“We call Steve Jobs a genius presumably because he saw connections where others did not, and leveraged them to create an empire. Andreasen says this is a critical difference: the effect of making hidden connections. It underlies entire swaths of her research into why some lead lives of creative stardom, while others succumb to sickness.
“Of course, having too many ideas can be dangerous,” she writes. The biographer Walter Isaacson, for example, found in his extensive interviews with Steve Jobs’s friends and coworkers that the Apple co-founder often sucked people into his “reality distortion field,” a perilous zone in which the regular laws of the working world didn’t apply. He’d bark at people to start outlandish projects with impossibly short deadlines, and most of the time, his madness gave way to progress. But not always. As Isaacson explains, at Apple there was a lot of crying.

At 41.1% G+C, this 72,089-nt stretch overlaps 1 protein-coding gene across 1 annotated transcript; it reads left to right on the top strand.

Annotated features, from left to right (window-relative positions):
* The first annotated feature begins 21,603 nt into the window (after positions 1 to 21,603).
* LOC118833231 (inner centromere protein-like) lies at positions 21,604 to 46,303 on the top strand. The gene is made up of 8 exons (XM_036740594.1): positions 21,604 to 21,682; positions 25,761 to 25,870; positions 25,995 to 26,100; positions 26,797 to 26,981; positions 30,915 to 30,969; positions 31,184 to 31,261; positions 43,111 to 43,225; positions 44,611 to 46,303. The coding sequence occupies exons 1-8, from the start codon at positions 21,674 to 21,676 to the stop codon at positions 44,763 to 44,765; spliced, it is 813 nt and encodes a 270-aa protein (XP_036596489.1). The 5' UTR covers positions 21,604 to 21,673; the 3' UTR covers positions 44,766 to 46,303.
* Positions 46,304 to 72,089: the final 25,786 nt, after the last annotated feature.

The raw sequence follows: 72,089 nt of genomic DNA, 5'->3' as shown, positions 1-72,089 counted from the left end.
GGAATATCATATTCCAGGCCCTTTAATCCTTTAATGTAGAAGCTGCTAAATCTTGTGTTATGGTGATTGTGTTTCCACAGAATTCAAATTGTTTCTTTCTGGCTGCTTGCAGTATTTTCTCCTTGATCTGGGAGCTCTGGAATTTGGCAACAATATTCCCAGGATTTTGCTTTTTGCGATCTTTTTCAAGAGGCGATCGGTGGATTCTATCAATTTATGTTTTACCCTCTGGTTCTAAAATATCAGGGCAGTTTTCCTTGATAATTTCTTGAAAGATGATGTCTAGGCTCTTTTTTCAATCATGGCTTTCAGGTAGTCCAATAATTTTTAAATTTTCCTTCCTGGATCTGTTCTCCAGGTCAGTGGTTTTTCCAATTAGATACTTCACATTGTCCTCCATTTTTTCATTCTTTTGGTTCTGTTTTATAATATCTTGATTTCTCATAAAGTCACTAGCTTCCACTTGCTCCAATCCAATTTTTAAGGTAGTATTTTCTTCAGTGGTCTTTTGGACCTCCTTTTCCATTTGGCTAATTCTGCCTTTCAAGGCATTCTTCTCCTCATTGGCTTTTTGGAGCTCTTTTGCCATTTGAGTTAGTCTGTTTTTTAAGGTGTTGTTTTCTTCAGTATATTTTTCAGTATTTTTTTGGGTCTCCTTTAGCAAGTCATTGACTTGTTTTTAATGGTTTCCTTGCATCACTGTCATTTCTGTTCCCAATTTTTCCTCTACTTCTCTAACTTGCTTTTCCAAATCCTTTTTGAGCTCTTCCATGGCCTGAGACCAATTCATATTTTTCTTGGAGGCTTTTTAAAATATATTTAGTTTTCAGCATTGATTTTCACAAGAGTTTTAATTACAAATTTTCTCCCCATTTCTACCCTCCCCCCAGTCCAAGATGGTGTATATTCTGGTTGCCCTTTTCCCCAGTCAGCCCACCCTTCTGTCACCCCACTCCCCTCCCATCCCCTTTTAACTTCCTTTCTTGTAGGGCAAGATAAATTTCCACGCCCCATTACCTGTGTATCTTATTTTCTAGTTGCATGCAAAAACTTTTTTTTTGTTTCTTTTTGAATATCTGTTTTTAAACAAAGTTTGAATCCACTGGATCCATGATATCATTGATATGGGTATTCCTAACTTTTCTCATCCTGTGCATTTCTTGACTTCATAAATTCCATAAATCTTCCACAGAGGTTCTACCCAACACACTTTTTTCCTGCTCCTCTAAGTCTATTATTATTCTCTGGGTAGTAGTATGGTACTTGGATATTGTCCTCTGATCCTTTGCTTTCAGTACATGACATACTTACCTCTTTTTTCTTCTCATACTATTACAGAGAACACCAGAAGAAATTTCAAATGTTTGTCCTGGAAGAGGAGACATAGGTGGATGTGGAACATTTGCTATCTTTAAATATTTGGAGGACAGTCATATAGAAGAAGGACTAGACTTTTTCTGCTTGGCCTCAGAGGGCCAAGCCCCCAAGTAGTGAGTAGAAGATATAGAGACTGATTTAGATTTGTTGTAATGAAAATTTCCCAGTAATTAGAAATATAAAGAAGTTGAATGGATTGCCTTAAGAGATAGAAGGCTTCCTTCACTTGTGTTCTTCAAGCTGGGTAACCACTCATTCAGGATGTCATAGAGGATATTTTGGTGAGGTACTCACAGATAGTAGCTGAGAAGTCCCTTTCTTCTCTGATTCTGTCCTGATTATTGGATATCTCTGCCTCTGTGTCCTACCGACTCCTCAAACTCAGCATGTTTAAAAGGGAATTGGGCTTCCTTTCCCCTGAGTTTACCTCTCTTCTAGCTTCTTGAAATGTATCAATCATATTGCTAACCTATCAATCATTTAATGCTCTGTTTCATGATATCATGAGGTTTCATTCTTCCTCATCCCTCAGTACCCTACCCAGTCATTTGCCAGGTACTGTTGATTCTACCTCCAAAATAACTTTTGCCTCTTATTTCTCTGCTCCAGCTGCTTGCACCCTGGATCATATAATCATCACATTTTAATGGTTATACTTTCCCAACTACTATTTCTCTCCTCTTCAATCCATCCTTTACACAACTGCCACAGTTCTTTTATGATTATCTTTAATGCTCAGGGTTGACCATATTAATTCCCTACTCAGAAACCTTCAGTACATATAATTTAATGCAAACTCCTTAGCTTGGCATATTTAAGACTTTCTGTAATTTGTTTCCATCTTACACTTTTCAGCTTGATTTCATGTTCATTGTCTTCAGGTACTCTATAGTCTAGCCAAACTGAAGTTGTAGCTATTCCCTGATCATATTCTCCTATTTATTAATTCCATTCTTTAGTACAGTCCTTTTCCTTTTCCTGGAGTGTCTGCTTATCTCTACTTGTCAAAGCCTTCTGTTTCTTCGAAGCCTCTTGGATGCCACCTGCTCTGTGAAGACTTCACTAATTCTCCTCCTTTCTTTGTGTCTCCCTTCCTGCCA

“Part of what comes with seeing connections no one else sees,” explains Andreasen, “is that not all of these connections actually exist.”
Another part, of course, is communicating with all those that do not see all the connections…